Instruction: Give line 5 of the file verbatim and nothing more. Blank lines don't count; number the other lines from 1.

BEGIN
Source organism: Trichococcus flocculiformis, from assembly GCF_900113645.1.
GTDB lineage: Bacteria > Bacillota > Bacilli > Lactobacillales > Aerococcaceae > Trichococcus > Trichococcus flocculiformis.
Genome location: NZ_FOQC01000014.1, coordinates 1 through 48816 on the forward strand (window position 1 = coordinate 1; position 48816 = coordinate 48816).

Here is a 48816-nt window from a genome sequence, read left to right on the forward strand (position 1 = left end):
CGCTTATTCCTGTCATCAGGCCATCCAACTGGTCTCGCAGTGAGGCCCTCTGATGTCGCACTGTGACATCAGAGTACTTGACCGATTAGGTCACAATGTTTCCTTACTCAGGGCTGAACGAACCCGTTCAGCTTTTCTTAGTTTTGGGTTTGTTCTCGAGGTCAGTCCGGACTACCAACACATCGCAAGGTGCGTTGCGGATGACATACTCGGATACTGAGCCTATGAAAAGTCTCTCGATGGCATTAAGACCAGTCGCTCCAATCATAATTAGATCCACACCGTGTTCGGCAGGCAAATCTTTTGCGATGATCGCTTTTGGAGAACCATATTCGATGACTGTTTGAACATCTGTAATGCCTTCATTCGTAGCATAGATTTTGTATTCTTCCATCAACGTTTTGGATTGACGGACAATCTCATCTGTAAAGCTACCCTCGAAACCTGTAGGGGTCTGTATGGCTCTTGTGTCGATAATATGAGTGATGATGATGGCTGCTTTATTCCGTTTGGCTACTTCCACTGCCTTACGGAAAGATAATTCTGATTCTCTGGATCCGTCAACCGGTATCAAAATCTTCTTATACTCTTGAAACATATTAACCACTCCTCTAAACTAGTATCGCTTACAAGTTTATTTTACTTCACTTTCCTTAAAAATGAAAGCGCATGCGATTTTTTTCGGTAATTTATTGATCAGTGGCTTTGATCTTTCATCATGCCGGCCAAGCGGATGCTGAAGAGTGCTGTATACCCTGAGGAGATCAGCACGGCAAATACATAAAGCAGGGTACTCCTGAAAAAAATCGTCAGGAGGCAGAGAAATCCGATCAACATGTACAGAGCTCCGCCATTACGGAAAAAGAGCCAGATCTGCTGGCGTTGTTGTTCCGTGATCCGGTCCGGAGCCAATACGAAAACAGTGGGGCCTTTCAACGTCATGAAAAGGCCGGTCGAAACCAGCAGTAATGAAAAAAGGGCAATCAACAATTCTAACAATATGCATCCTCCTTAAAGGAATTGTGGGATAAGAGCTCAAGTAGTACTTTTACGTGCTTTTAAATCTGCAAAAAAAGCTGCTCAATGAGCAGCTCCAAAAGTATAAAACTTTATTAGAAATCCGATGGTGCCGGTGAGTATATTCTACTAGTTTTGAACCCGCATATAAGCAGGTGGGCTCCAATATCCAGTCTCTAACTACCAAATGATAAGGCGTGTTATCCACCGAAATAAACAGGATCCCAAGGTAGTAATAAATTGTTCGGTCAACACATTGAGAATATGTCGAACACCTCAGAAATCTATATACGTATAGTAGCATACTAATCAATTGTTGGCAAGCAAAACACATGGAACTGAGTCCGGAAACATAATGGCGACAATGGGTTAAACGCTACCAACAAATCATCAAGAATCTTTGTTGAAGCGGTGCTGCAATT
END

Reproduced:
CGCTTATTCCTGTCATCAGGCCATCCAACTGGTCTCGCAGTGAGGCCCTCTGATGTCGCACTGTGACATCAGAGTACTTGACCGATTAGGTCACAATGTTTCCTTACTCAGGGCTGAACGAACCCGTTCAGCTTTTCTTAGTTTTGGGTTTGTTCTCGAGGTCAGTCCGGACTACCAACACATCGCAAGGTGCGTTGCGGATGACATACTCGGATACTGAGCCTATGAAAAGTCTCTCGATGGCATTAAGACCAGTCGCTCCAATCATAATTAGATCCACACCGTGTTCGGCAGGCAAATCTTTTGCGATGATCGCTTTTGGAGAACCATATTCGATGACTGTTTGAACATCTGTAATGCCTTCATTCGTAGCATAGATTTTGTATTCTTCCATCAACGTTTTGGATTGACGGACAATCTCATCTGTAAAGCTACCCTCGAAACCTGTAGGGGTCTGTATGGCTCTTGTGTCGATAATATGAGTGATGATGATGGCTGCTTTATTCCGTTTGGCTACTTCCACTGCCTTACGGAAAGATAATTCTGATTCTCTGGATCCGTCAACCGGTATCAAAATCTTCTTATACTCTTGAAACATATTAACCACTCCTCTAAACTAGTATCGCTTACAAGTTTATTTTACTTCACTTTCCTTAAAAATGAAAGCGCATGCGATTTTTTTCGGTAATTTATTGATCAGTGGCTTTGATCTTTCATCATGCCGGCCAAGCGGATGCTGAAGAGTGCTGTATACCCTGAGGAGATCAGCACGGCAAATACATAAAGCAGGGTACTCCTGAAAAAAATCGTCAGGAGGCAGAGAAATCCGATCAACATGTACAGAGCTCCGCCATTACGGAAAAAGAGCCAGATCTGCTGGCGTTGTTGTTCCGTGATCCGGTCCGGAGCCAATACGAAAACAGTGGGGCCTTTCAACGTCATGAAAAGGCCGGTCGAAACCAGCAGTAATGAAAAAAGGGCAATCAACAATTCTAACAATATGCATCCTCCTTAAAGGAATTGTGGGATAAGAGCTCAAGTAGTACTTTTACGTGCTTTTAAATCTGCAAAAAAAGCTGCTCAATGAGCAGCTCCAAAAGTATAAAACTTTATTAGAAATCCGATGGTGCCGGTGAGTATATTCTACTAGTTTTGAACCCGCATATAAGCAGGTGGGCTCCAATATCCAGTCTCTAACTACCAAATGATAAGGCGTGTTATCCACCGAAATAAACAGGATCCCAAGGTAGTAATAAATTGTTCGGTCAACACATTGAGAATATGTCGAACACCTCAGAAATCTATATACGTATAGTAGCATACTAATCAATTGTTGGCAAGCAAAACACATGGAACTGAGTCCGGAAACATAATGGCGACAATGGGTTAAACGCTACCAACAAATCATCAAGAATCTTTGTTGAAGCGGTGCTGCAATT